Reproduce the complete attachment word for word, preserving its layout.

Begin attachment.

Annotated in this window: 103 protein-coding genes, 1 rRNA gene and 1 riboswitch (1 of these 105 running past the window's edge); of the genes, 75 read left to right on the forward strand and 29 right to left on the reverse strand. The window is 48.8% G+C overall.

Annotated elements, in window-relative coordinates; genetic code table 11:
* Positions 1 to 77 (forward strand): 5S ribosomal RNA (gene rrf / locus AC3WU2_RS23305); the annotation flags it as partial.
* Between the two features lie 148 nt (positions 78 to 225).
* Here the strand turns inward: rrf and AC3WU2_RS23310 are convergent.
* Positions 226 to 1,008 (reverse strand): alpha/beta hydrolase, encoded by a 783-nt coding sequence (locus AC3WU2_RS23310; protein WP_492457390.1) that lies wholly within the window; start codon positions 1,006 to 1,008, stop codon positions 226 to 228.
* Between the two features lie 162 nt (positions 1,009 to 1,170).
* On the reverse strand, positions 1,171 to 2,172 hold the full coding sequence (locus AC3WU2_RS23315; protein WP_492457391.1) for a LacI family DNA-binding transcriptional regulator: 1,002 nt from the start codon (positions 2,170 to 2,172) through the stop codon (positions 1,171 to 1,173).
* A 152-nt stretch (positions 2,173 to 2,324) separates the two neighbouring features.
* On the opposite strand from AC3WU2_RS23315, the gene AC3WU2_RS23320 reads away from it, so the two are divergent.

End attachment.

Annotated in this window: 103 protein-coding genes, 1 rRNA gene and 1 riboswitch (1 of these 105 running past the window's edge); of the genes, 75 read left to right on the forward strand and 29 right to left on the reverse strand. The window is 48.8% G+C overall.

Annotated elements, in window-relative coordinates; genetic code table 11:
* Positions 1 to 77 (forward strand): 5S ribosomal RNA (gene rrf / locus AC3WU2_RS23305); the annotation flags it as partial.
* Between the two features lie 148 nt (positions 78 to 225).
* Here the strand turns inward: rrf and AC3WU2_RS23310 are convergent.
* Positions 226 to 1,008 (reverse strand): alpha/beta hydrolase, encoded by a 783-nt coding sequence (locus AC3WU2_RS23310; protein WP_492457390.1) that lies wholly within the window; start codon positions 1,006 to 1,008, stop codon positions 226 to 228.
* Between the two features lie 162 nt (positions 1,009 to 1,170).
* On the reverse strand, positions 1,171 to 2,172 hold the full coding sequence (locus AC3WU2_RS23315; protein WP_492457391.1) for a LacI family DNA-binding transcriptional regulator: 1,002 nt from the start codon (positions 2,170 to 2,172) through the stop codon (positions 1,171 to 1,173).
* A 152-nt stretch (positions 2,173 to 2,324) separates the two neighbouring features.
* On the opposite strand from AC3WU2_RS23315, the gene AC3WU2_RS23320 reads away from it, so the two are divergent.